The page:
Let me explain. First, mocking a problem like this one as an example of this math strategy would be like harassing a 4-year-old for counting on her fingers when you ask her what 2 + 2 equals. When kids are young, they are still trying to understand numbers as representations of other things- like fingers- and they have to take it one step at a time. So, they begin with counting on their fingers. This particular problem, with its long, drawn-out, rounding up and down answer, is the common core version of counting on fingers: it’s the next step in understanding how numbers relate.

 You might have also noticed, if you have kids in public schools, the use in recent years of math tools like number lines and hundreds charts. At first I didn't understand these, but once I did, it made a great deal of sense to me. These tools teach kids to understand numbers as a sequential buildup organized in sections of 10. They understand numbers spatially, not just in the abstract.

One of the issues I have with this particular example problem is that the frustrated student or parent decided to exaggerate the method by rounding to 5, rather than 10. Personally, I have never seen that done, and it looks to me just like the author's way of trying to make it look even more ridiculous. Either that, or they REALLY didn't get how to do it (and no wonder they were frustrated).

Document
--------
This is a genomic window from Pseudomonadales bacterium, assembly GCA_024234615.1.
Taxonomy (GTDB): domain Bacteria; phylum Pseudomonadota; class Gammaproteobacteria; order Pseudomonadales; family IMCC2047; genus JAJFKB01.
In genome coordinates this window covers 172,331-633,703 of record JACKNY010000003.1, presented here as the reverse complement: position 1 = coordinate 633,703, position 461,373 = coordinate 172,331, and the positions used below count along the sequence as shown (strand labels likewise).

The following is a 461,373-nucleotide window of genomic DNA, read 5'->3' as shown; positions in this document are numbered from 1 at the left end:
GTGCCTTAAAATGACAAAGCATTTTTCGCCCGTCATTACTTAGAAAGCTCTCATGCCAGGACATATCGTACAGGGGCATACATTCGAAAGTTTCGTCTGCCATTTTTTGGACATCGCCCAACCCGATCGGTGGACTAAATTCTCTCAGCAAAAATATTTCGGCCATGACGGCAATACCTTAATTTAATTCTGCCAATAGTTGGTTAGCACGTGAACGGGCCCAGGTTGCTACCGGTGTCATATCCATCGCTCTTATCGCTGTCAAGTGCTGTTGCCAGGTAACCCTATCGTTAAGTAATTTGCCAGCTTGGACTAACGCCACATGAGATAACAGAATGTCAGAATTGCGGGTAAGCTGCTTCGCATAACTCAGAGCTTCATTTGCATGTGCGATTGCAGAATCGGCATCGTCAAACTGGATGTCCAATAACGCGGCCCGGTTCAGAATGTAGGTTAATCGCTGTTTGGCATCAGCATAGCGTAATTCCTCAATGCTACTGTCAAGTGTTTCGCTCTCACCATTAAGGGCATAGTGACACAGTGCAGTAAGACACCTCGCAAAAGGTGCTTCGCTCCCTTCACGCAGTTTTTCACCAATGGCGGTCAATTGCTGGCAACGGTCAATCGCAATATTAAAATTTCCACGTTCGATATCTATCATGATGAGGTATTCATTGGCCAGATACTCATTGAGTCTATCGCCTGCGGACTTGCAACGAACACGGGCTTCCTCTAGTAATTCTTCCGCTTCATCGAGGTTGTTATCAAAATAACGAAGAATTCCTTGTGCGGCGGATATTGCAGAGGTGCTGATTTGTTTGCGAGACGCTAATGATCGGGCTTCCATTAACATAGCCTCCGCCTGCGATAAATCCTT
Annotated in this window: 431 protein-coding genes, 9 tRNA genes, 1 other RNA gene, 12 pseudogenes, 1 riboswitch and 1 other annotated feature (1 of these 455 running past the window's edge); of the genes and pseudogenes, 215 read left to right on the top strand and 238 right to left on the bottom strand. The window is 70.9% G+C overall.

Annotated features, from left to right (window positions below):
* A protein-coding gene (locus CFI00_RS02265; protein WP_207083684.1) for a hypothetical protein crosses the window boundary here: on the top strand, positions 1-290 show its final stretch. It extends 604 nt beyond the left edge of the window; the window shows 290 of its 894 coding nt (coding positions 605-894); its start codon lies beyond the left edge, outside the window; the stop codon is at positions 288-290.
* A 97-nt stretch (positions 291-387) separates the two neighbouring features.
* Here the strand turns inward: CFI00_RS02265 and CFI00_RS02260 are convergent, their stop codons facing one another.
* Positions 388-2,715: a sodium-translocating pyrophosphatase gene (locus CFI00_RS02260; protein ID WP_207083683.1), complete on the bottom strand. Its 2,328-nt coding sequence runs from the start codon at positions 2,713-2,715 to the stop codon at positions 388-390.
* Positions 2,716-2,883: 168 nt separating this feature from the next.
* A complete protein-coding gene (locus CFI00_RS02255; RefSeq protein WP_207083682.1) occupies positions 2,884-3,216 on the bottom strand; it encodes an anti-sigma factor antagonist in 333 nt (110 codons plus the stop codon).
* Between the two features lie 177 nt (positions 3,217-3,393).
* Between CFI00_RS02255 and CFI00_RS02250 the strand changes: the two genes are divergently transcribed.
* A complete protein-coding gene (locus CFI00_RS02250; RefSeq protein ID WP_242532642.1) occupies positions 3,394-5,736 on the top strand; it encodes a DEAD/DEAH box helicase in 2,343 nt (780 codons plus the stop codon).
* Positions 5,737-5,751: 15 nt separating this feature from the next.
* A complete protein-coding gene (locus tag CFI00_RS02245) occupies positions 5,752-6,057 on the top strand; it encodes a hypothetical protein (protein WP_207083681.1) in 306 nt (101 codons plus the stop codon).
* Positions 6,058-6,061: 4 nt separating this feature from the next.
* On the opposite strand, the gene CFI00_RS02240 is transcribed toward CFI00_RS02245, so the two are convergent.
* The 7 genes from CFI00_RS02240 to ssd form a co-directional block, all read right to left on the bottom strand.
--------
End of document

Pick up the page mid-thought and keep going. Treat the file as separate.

Let's go back to that problem: 32-12. A grownup who has been doing math for years can clearly see that, since both numbers end in two and 3-1 equals 2, then the answer is 20. Easy, right? Big fat duh. Very uncomplicated. 

Let's say, however, that you, the grownup, are given a slightly harder problem, like 326- 78. A little bit harder to do in your head, right? 

Now let's take the common-core-educated student who will be using the rounding up and down strategies. If given this harder problem he will not ask for a piece of paper and start borrowing and carrying. He will say:

"Well, 78 rounded up is 80- just had to add 2. 

If you round that up to 100 you'll have 20 left. 

20 plus 2 is 22. 

326 rounded to the nearest hundred leaves 26. 

300- 100 equals 200. 

26 plus 22 equals 48. 

So the answer is 248.” 

Of course, he probably won't need to say all that. By the time he gets that far, it will be second nature and he will be able to do it very quickly in his head without even thinking about each step. 

How has he gotten to that answer? Using the exact strategy being mocked all over the web. He has used number lines and hundreds charts- he knows numbers are not just abstract digits with rules to be followed that only make sense if you have a piece of paper and pencil. He can see how the numbers relate in his head, and he has been doing this ever since he was learning to solve problems like 32-12, so he can easily manipulate large numbers without writing a single thing. He has spent time knowing what plus what equals 10, and he understands how blocks of 10 stack up to build bigger numbers. He has practiced rounding up and down, understanding how adding differences leads to the right answer.

It's not rocket science, people. It's basic math.